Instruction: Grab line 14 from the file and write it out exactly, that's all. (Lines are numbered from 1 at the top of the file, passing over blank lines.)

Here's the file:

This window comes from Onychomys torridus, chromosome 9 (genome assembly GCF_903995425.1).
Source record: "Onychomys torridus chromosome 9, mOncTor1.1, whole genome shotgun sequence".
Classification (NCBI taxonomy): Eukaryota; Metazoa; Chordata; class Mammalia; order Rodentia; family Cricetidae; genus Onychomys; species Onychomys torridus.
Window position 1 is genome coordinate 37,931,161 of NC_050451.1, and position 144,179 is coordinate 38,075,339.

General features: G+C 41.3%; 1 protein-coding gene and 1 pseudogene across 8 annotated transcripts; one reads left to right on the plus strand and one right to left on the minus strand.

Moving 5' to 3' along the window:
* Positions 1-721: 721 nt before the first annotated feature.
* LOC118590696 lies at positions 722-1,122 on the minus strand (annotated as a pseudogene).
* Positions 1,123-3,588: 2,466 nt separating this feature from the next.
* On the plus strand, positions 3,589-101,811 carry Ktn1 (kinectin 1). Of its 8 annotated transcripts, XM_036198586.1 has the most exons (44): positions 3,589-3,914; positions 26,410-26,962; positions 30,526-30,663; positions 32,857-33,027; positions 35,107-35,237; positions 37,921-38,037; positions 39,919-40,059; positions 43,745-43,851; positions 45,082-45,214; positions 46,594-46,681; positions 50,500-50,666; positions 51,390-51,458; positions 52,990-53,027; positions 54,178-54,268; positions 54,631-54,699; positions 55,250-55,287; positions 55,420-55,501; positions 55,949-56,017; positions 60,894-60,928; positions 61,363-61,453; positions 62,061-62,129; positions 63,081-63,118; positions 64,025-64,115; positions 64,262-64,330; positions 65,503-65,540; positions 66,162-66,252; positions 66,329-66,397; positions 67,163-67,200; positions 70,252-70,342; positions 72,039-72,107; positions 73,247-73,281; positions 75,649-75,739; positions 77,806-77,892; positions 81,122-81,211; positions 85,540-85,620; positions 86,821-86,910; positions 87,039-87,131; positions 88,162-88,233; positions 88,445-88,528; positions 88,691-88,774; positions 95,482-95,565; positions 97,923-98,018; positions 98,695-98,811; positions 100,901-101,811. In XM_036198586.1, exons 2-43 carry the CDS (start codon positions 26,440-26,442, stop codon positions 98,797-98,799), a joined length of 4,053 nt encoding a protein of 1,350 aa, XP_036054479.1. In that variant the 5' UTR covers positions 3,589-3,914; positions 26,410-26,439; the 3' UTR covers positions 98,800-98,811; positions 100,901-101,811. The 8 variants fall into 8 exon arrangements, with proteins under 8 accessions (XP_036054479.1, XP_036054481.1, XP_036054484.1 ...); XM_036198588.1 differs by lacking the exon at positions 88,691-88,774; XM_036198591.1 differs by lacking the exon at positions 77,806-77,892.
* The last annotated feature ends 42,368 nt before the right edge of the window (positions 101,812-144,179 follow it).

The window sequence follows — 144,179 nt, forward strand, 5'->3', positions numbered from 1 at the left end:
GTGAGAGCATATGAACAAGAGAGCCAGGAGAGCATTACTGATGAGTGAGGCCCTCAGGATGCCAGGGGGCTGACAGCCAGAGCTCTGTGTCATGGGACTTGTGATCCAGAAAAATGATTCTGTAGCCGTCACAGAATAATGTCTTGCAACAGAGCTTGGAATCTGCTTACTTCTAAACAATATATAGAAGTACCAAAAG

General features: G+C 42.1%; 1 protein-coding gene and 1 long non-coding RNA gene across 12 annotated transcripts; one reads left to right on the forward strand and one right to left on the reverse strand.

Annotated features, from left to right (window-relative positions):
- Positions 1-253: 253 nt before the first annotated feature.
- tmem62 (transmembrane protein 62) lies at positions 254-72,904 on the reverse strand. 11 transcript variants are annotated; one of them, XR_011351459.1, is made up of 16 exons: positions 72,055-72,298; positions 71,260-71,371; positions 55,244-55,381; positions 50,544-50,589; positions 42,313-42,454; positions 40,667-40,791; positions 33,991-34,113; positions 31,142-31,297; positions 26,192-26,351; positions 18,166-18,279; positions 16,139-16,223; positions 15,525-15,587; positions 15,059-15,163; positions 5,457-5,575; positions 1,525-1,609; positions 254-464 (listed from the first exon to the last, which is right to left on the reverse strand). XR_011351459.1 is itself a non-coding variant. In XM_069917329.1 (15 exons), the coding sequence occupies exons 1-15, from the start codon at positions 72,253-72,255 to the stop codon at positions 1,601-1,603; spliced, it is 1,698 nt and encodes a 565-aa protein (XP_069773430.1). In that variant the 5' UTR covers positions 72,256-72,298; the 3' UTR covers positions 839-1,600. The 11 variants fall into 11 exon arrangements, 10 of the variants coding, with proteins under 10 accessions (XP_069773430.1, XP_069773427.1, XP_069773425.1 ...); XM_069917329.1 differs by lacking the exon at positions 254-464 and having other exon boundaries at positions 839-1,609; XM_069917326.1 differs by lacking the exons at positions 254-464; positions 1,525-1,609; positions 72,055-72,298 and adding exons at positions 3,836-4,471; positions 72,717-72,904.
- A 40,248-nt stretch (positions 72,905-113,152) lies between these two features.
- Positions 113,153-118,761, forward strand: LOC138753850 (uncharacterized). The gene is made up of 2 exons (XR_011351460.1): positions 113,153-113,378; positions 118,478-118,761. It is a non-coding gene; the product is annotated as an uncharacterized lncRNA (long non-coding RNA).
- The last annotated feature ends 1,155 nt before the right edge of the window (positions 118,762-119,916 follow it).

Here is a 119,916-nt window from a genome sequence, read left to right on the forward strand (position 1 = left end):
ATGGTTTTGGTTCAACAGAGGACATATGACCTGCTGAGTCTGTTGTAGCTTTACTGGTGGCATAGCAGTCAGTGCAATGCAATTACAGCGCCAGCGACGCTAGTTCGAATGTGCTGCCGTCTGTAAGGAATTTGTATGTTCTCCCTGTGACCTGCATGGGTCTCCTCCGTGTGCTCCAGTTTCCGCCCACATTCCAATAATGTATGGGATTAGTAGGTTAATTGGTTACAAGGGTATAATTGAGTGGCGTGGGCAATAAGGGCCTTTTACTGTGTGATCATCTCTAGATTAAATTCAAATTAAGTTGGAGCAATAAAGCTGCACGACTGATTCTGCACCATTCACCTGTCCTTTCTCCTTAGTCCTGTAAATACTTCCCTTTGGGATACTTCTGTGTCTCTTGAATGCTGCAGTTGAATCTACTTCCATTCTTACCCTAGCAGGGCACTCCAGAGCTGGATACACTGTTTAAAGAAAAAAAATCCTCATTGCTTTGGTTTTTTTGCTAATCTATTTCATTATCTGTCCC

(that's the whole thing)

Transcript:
General features: G+C 42.1%; 1 protein-coding gene and 1 long non-coding RNA gene across 12 annotated transcripts; one reads left to right on the forward strand and one right to left on the reverse strand.